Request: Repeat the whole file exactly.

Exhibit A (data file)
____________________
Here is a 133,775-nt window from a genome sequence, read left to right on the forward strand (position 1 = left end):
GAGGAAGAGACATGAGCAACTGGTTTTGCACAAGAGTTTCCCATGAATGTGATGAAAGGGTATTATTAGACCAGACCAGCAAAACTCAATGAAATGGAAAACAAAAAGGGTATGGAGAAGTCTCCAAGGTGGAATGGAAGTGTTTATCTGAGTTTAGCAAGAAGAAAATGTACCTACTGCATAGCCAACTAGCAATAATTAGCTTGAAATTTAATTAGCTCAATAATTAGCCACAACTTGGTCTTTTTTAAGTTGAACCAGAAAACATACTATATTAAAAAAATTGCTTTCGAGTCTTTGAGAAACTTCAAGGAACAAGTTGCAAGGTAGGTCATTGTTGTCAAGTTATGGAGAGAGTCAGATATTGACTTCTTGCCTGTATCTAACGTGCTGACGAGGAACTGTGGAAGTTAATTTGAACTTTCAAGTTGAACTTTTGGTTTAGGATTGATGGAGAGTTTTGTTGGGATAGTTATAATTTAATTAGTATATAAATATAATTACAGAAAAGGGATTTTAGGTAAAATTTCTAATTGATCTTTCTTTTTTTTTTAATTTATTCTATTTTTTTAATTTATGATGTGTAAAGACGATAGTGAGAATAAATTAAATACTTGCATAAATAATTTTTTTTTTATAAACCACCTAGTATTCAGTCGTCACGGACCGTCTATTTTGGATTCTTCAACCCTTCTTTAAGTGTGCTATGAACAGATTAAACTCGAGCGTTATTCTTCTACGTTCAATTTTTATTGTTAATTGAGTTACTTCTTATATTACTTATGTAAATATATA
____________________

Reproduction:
Here is a 133,775-nt window from a genome sequence, read left to right on the forward strand (position 1 = left end):
GAGGAAGAGACATGAGCAACTGGTTTTGCACAAGAGTTTCCCATGAATGTGATGAAAGGGTATTATTAGACCAGACCAGCAAAACTCAATGAAATGGAAAACAAAAAGGGTATGGAGAAGTCTCCAAGGTGGAATGGAAGTGTTTATCTGAGTTTAGCAAGAAGAAAATGTACCTACTGCATAGCCAACTAGCAATAATTAGCTTGAAATTTAATTAGCTCAATAATTAGCCACAACTTGGTCTTTTTTAAGTTGAACCAGAAAACATACTATATTAAAAAAATTGCTTTCGAGTCTTTGAGAAACTTCAAGGAACAAGTTGCAAGGTAGGTCATTGTTGTCAAGTTATGGAGAGAGTCAGATATTGACTTCTTGCCTGTATCTAACGTGCTGACGAGGAACTGTGGAAGTTAATTTGAACTTTCAAGTTGAACTTTTGGTTTAGGATTGATGGAGAGTTTTGTTGGGATAGTTATAATTTAATTAGTATATAAATATAATTACAGAAAAGGGATTTTAGGTAAAATTTCTAATTGATCTTTCTTTTTTTTTTAATTTATTCTATTTTTTTAATTTATGATGTGTAAAGACGATAGTGAGAATAAATTAAATACTTGCATAAATAATTTTTTTTTTATAAACCACCTAGTATTCAGTCGTCACGGACCGTCTATTTTGGATTCTTCAACCCTTCTTTAAGTGTGCTATGAACAGATTAAACTCGAGCGTTATTCTTCTACGTTCAATTTTTATTGTTAATTGAGTTACTTCTTATATTACTTATGTAAATATATA